• What are the relevant events and changes in our applications and environments that could have contributed to the problem?
  • What hypotheses can we formulate to confirm the link between the proposed causes and effects?
  • How can we prove which of these hypotheses are correct and successfully effect a fix?

The value of fact-based problem-solving lies not only in significantly faster MTTR (and better customer outcomes), but also in its reinforcement of the perception of a win/win relationship between Development and Operations. (p. 204)

Creating Launch Guidance

By creating launch guidance, we help ensure that every product team benefits from the cumulative and collective experience of the entire organization especially Operations.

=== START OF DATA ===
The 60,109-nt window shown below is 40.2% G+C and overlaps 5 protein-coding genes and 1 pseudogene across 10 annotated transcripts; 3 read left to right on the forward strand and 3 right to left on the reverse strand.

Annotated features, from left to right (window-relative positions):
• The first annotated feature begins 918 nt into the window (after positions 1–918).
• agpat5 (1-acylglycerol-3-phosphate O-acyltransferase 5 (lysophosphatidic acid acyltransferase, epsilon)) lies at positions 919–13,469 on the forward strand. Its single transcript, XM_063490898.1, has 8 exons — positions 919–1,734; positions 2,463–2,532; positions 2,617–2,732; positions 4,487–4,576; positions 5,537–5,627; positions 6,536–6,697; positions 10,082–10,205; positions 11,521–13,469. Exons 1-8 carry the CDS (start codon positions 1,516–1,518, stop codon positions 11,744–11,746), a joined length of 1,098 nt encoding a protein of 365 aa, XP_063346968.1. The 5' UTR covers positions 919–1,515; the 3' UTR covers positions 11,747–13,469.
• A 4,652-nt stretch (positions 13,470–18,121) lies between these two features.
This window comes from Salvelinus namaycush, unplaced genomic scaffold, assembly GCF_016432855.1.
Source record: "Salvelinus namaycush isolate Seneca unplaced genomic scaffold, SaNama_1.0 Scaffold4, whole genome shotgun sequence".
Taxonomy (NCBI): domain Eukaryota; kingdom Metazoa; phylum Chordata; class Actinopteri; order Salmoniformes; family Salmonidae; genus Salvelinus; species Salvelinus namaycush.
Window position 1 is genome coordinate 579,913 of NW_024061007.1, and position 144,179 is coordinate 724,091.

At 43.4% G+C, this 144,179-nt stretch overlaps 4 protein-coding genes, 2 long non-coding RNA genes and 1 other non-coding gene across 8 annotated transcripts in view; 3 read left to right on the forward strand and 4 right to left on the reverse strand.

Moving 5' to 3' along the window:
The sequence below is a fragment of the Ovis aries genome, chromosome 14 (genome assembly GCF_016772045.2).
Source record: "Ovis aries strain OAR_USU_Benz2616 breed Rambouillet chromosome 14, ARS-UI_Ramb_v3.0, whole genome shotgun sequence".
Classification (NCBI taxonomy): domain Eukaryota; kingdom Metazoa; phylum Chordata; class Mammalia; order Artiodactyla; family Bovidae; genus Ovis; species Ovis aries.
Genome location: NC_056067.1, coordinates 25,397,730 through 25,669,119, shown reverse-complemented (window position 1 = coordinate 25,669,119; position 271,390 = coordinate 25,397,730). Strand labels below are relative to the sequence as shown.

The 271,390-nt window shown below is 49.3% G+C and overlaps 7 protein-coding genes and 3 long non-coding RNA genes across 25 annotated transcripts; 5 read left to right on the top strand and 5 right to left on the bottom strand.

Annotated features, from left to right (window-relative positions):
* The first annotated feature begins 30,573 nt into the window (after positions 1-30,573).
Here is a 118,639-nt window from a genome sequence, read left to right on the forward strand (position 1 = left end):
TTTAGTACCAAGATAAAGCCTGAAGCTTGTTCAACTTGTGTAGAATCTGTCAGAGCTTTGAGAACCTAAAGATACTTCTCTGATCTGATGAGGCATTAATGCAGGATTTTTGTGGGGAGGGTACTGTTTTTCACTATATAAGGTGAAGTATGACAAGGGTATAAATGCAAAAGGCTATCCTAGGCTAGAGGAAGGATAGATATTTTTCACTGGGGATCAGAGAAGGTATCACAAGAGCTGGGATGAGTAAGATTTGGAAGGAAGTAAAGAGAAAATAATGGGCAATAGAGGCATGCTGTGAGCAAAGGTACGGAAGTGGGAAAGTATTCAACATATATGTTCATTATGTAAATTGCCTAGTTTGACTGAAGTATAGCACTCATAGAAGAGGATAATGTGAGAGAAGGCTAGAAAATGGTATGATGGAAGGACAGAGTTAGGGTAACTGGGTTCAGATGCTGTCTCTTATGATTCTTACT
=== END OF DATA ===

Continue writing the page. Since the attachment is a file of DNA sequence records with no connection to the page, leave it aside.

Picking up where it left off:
Launch guidance and requirements will likely include the following:

  • Defect counts and severity
  • Type/frequency of pager alerts
  • Monitoring coverage
  • System architecture
  • Deployment process
  • Production hygiene

Questions we might ask before we launch a feature include:

  • Does the service generate a significant amount of revenue?
  • Does the service have high user traffic or have high outage/impairment costs? (i.e. do operational issues risk creating availability or reputation risk?)
  • Does the service store high risk data such as Personal Identifiable Information (PII), Credit Card data, or Health Records?
  • Does the service have any other regulatory or contractual compliance requirements associated with it, such as US export regulations, PCI-DSS, HIPAA?

Hypothesis Driven Design

By running A/B experiments and monitoring key performance indicators, we can develop a better and better understanding of our customer’s needs and how our product can satisfy them. This eliminates risks from assumptions and maximizes the value of our work.